The differences between scripting languages and programming languages might be more subtle than expected.
A scripting language employs an interpreter to guide software actions derived from source code on web browsers, servers and applications. However, scripting languages have evolved into powerful languages, like C++, C# and Rust, that eliminate the need for interpretation.
However, some programming languages, such as C, C++ and Go, use a compiler to translate the language to machine code and to run these instructions on the hardware of an underlying OS. Because it executes at the lowest level possible, compiled code performs functions quickly.
The resulting binaries can be executed on other machines if they're running the same OS and CPU architecture. Now, let's look at what defines programming and scripting languages and what makes them stand apart from one another. We'll also explore key attributes of each in terms of interpreted versus compiled, high level versus low level and Assembly.
Key attributes of scripting languages
Initially, small scripting languages were mainly used to automate tasks. Now they've become standalone languages to design OSes, statistical analysis software and business applications.
For example, scripting in game development eases debugging, enables code testing and speeds development while allowing programmers to modify game logic without recompiling the whole platform. Because they're dynamic and garbage collected, scripting languages accelerate the coding process:
- Scripting languages are interpreted. They don't need to go through a compilation process, except for Python and Groovy, which are both compiled and interpreted.
- Scripts act as a set of instructions. Scripts can target a specified software system and automate a given operation on that system.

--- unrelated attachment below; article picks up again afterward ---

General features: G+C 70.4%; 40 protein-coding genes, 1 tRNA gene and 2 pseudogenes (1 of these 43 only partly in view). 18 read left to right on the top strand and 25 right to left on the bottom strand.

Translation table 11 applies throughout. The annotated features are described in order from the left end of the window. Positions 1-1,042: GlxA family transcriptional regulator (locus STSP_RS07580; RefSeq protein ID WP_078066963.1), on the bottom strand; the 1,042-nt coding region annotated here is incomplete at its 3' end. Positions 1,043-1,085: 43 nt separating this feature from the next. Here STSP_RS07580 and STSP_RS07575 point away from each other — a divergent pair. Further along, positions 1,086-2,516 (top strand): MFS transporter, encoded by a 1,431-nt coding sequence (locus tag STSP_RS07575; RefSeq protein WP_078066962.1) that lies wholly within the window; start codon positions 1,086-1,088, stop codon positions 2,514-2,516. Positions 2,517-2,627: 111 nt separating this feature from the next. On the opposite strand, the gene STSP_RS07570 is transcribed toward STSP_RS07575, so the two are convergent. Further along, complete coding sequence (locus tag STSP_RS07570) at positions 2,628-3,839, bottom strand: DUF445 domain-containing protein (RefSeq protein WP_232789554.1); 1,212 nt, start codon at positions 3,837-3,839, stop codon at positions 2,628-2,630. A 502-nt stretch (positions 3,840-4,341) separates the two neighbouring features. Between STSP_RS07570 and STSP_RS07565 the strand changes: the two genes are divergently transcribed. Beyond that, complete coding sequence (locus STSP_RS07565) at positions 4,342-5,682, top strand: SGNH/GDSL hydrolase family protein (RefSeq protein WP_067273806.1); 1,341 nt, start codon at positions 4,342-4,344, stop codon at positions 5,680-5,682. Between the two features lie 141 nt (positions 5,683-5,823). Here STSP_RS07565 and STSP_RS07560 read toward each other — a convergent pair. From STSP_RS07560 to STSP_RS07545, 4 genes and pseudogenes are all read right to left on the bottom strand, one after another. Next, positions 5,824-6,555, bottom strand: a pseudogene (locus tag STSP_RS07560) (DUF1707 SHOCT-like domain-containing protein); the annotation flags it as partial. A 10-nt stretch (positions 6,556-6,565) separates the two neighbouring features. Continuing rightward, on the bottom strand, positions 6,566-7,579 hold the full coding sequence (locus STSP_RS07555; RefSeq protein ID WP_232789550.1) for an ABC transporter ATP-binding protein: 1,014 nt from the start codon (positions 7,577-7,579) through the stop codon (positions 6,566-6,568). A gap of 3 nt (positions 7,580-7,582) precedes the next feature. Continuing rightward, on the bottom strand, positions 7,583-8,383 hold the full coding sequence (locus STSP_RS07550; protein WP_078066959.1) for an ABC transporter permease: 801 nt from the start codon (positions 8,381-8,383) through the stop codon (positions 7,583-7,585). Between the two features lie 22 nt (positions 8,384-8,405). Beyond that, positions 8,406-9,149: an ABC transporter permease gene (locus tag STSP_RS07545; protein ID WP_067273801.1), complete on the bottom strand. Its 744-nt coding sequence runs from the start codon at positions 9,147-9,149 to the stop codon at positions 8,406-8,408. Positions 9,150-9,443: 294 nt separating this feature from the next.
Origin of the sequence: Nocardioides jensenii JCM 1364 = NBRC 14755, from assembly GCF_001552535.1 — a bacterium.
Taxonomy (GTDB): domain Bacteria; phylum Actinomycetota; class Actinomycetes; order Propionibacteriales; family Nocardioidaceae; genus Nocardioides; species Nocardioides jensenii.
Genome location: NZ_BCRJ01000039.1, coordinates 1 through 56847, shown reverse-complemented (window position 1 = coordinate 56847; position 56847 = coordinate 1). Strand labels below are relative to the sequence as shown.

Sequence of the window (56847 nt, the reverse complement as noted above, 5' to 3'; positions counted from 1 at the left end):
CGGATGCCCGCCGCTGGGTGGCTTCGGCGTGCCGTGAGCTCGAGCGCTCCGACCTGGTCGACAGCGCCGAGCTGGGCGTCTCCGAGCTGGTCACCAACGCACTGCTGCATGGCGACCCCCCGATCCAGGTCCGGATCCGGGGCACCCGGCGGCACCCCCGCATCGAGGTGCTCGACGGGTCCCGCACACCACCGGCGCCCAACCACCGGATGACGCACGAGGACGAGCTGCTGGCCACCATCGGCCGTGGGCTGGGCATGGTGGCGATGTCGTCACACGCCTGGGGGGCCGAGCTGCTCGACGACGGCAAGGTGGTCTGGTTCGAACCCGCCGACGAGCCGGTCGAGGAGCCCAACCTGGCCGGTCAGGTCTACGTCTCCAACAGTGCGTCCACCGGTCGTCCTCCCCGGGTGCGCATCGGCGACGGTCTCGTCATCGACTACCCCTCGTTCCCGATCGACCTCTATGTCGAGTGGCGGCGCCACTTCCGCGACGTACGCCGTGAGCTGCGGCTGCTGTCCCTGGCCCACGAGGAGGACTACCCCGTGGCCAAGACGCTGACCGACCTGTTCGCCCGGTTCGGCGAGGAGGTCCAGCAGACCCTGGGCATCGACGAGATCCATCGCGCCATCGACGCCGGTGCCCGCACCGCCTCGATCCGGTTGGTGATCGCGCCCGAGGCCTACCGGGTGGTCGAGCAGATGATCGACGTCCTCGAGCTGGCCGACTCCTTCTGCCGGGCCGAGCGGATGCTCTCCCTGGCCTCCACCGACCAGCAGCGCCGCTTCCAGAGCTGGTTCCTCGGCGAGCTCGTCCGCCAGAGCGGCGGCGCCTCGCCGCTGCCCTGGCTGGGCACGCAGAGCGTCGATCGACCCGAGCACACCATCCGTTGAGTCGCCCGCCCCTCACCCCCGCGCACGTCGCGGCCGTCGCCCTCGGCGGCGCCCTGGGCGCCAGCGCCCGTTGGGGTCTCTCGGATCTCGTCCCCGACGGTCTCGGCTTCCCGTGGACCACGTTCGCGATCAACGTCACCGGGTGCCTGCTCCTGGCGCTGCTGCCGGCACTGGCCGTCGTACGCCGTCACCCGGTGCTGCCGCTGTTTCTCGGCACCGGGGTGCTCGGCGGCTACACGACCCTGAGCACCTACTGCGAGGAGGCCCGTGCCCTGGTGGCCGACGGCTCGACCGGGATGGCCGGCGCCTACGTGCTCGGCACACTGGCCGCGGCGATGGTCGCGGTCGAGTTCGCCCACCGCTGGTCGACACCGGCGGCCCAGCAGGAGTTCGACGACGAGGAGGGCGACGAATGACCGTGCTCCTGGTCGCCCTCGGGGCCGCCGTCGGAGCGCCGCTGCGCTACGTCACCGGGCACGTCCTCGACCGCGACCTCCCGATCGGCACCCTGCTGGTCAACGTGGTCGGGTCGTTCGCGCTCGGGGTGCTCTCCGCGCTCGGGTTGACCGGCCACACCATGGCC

- Scripting languages don't require boilerplate code. They feature concise syntax that enables programmers to accomplish more with less; some programs can consist of only two or three lines of code.
- Scripting languages offer mechanisms for exposing program control. Programmers can use interfaces with expressive functions for an interactive coding experience.
Scripting languages, however, have less access to the compiler's local capabilities because they run on a subset of the native programming language. Though the scripting process comprises a series of commands executed consecutively, that execution is performed by the runtime environment. Programmers can't use a scripting language to build standalone desktop and mobile applications; there is no runtime to interpret them.
Subtypes: Client-side and server-side scripting
Devices on the internet communicate through networks that are unified by individual servers. These servers aren't affected by end-user complications and breakdowns because they are regularly maintained and offer failsafe operation.
Problems with centralized, server-side approaches include the data relay from the client to the server and the impacts of latencies. Top scripting languages create dynamic websites that solve the limitations of server-side processing.
For example, these alternatives perform scheduling, mine data, and automate and run scripts that change the web content that end users see:
- PHP offers an open source approach and flexibly integrates with a range of databases.
- Python offers readability and clarity with easy coding processes and customized web frameworks.
- Ruby is an object-oriented programming (OOP) scripting language designed for front- and back-end web development, which enables programmers to write more efficient code.
- Java represents an OOP-based language that's used extensively on the web and limits the number of implementation dependencies.
Interpreted vs. compiled, high level vs. low level, Assembly
Because scripting languages don't require a compiler, they use an interpreter to convert their code into native machine code. By contrast, programming languages need the correct interpreter installed to run the specific program that's being developed or to use a programming language of choice.
Whether a language is exclusively interpreted is often dictated by the intended use case. For programmers, key language properties can make outcomes more certain and reinforce choosing one language over another.
Programmers can work more directly with memory, CPU and I/O using programming languages like C++, C#, Java and Rust.
With this, programmers typically access and enable hardware interactions using Assembly. It enables programmers to work with their language-based instructions and an architecture's machine code, to convert basic computing into binary code. Each CPU employs its own forward-compatible and interoperable version.